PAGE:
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ExtUtils::MakeMaker and dot files

by SleepyJay (Beadle)
on Jul 18, 2012 at 00:11 UTC ( #982352=perlquestion: print w/replies, xml ) Need Help??
SleepyJay has asked for the wisdom of the Perl Monks concerning the following question:

I tend to edit files on a Linux server with a Mac. When I do this, the Mac will add these .AppleDouble files all over the place. I won't go into (even if I could) the history and/or purpose of these files, but suffice to say they are of zero use to my Perl modules.

There are at least two problems I run into with these files when I do a make. One, sometimes the make or the Perl compiler simply fails because of these files. Two, the existence of .AppleDouble files means they often get put into the "i386-linux-thread-multi" area. If they get installed twice (once in multi and one in the "correct" place), Perl is forced to guess which one of the modules to actually use. Usually this means I spend a few minutes making several changes to a file that doesn't appear to execute differently, until I realize the double problem, curse loudly, and clear out the offending module.

We have tried to combat this problem by running a script to remove the .AppleDouble files just before the make--but they keep coming back like the common cockroach. We have also tried server-configuration solutions, but the versions of the server thingies are all the wrong versions and so cause other problems. So, that's no good either.

Does anyone know of a way to make MakeMaker exclude these files from arriving at the Perl lib directories?

While the internet suggests I'm not alone in this problem, I cannot find a way to solve it.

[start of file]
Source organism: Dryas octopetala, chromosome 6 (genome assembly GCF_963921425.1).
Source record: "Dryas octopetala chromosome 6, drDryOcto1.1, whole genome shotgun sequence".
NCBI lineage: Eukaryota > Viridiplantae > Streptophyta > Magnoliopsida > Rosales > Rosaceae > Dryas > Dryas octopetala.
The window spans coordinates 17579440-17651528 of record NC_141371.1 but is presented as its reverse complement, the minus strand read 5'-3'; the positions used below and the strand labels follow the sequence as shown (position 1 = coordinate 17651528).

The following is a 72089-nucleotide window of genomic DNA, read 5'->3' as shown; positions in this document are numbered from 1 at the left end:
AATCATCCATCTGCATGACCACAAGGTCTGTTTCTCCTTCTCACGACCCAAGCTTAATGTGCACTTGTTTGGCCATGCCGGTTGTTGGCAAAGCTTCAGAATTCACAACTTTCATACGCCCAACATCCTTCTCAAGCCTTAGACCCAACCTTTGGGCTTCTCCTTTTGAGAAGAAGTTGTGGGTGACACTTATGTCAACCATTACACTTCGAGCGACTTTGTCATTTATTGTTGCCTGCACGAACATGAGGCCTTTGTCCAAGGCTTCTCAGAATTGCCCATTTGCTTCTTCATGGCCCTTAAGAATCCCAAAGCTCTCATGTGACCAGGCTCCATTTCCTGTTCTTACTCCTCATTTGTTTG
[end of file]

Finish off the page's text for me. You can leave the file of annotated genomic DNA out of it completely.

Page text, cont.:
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Re: ExtUtils::MakeMaker and dot files
by davido (Archbishop) on Jul 18, 2012 at 07:15 UTC

    This really does seem like it should be a non-issue. The default MANIFEST.SKIP is usually smart enough, but if you find that you have to add some skips to it, look at ExtUtils::Manifest, where you can read everything you ever wanted to know about writing a MANIFEST and a MANIFEST.SKIP file.

    For what its worth, I never use the make manifest command, but do find make distcheck to be useful. The former will just pull in all files in the build path that aren't skipped by either an explicit skip-file, or by the default one. I don't care for that. But the make distcheck command will just spit out a bunch of messages letting me know what files probably should be added to the manifest. In this case, keeping an up-to-date skip file just serves to silence the warnings.


      Ha. I certainly agree: it shouldn't be an issue. But it is. :)

      Maybe I wasn't clear and it's totally my fault. When I said ".AppleDouble" files, I actually meant "shadow files that live inside of .AppleDouble directories". So, if I have a file "", I would likely also have a related file "./.AppleDouble/". Sorry about that.

      My MANIFEST and MANIFEST.SKIP files are properly set up (and do not include .AppleDouble directories). My script is something like: make manifest; make clean; removeAppleDouble; perl Makefile.PL; make; make install On the make step, all of files like .AppleDouble/ get put into blib. That's exactly what I'm trying to prevent!

      (I don't always run that set of commands, usually all I need is removeAppleDouble; make install. But the problem is still there.)

      Essentially, what I want is to stop make from looking in certain directories.

      I am no expert on make, and I've been just taking the commands on faith without fully understanding the intricacies, so I may be missing something.

        Then your MANIFEST.SKIP needs to have something like \.AppleDouble/ in it. (Untested.)

        MANIFEST.SKIP understands regular expressions, so any expression that matches the starting part of the path ought to do the trick. Once you've included your regex to exclude .AppleDouble and its children, your make manifest should be fine. This works for .git, _Include, blib, and many other common exclusions.


        My script is something like: make manifest; make clean; removeAppleDouble; perl Makefile.PL; make; make install

        :) Well, there's your problem!

         make manifest without a MANIFEST.SKIP gets you into trouble